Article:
3700 Post offices closing

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  1. Stacie L profile image87
    Stacie Lposted 7 years ago

    list of the 3700 post offices that are closing mostly in rural areas. I'm glad my po isn't on the list!
    The 3,700 post offices under review for closure include urban centers such as New York, Chicago and Los Angeles, as well as small towns from Plymouth, Mass., to Wallula, Wash. The Postal Service is calling them low activity, defined by low foot traffic, average sales of less than $50 per day and less than two hours of work per day. Most are located within five miles of another post office location.

    http://about.usps.com/news/electronic-p … telist.htm

  2. knolyourself profile image60
    knolyourselfposted 7 years ago

    Just bought three stamps the other day. I said I
    want Forever stamps, because I use the mail so seldom, other than Netflix which are prepaid, that I don't know what the price of a stamp is anymore.

  3. profile image0
    Emile Rposted 7 years ago

    There appear to be quite a few closing in my state. I guesses it makes financial sense. I use about two stamps a year. I don't get anything other than junk mail anymore. Snail mail is becoming a part of our history.

  4. TLMinut profile image61
    TLMinutposted 7 years ago

    We've moved into a rental with a mailbox. Just yesterday my teenage son asked me about mailing things - he said, "Is that what you do? Put something in a mailbox and put that ... that flag up? That's how they know to stop? Huh. I've never done that before."
    It was crazy - I thought back and realized he really HADN'T ever seen that done. My parents go to the post office, we lived in a place before with a multi-unit box with no flags...and once he thought he wouldn't be able to mail something to his cousin because she had no email account yet!

  5. profile image45
    mheriLposted 7 years ago

    A lot have been devastated to hear the news, especially for loyal customers who could lose their favorite post office. The United States Postal service has been plagued with monetary problems for many years, and the last few were especially bad. The USPS is considering turning almost 3,000 post offices private, as it is investigating brand-new business models in order to decrease damages. I found this here: 10 percent of all post offices could become private retail mail.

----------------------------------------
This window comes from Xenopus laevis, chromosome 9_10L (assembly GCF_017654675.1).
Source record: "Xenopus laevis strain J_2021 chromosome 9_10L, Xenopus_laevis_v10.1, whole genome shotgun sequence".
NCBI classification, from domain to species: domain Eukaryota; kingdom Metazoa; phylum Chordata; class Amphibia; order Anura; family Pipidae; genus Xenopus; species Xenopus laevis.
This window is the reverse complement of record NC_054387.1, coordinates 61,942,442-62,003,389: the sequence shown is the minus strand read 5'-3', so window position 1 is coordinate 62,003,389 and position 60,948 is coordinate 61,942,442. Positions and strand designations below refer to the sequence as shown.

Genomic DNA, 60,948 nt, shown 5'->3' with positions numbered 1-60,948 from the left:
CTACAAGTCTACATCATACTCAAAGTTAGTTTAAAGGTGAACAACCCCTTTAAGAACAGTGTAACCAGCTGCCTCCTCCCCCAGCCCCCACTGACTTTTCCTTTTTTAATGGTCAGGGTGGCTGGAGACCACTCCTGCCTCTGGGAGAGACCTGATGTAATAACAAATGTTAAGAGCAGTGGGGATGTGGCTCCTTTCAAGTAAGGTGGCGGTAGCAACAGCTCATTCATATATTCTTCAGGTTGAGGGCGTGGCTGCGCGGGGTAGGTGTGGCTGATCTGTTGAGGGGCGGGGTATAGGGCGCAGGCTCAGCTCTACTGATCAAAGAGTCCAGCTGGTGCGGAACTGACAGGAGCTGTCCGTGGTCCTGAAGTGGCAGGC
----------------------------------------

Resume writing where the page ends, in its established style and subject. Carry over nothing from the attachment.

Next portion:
6. Stump Parrish profile image61
    Stump Parrishposted 7 years ago

    If a company or organization is unable to make a profit on it's own, there is no reason to keep it running simply to supply government jobs. Our local post office was in the news as they were looking to hire 3 mail carriers at over $20 an hour. Since when is delivering mail worth more money than those who are risking, and losing their lives defending this country? Some people down here are screaming bloody murder because they may only get their junk mail delievered 3 time a week. Millions in this country are demanding that our government reduce it's spending right up until they find out it will affect them. The answer then is spend baby spend. Everyone claims to want our problems solved unless it means they have to deo something differently. This is another glaring example of that so called American exceptionalism that I take exception to. No one's life will end if mail only comes 3 times a week. No one's life wiull end if their local post office closes due to being a drain on our economy. Some people might have to take responsibility for making other arrangements and this is something our government apparently has no right to expect of them.

    1. profile image61
      logic,commonsenseposted 7 years agoin reply to this

      Stump,
      I agree.
      The only thing I'll quibble with is that technically the postal service is a non governmental agency.  It does not rely on government funding.  It does however borrow money from the government.
      Realistically, they could raise the price 5-10 cents for a stamp and they would probably lose no more business than if they raised it 2 or 3 cents.  I know I would be willing to pay another 10 cents per letter, if it meant I could keep the same level of service.  That would cost me less than 50 dollars a year.  Just wouldn't want it to go to the fatcats running the operation.

 
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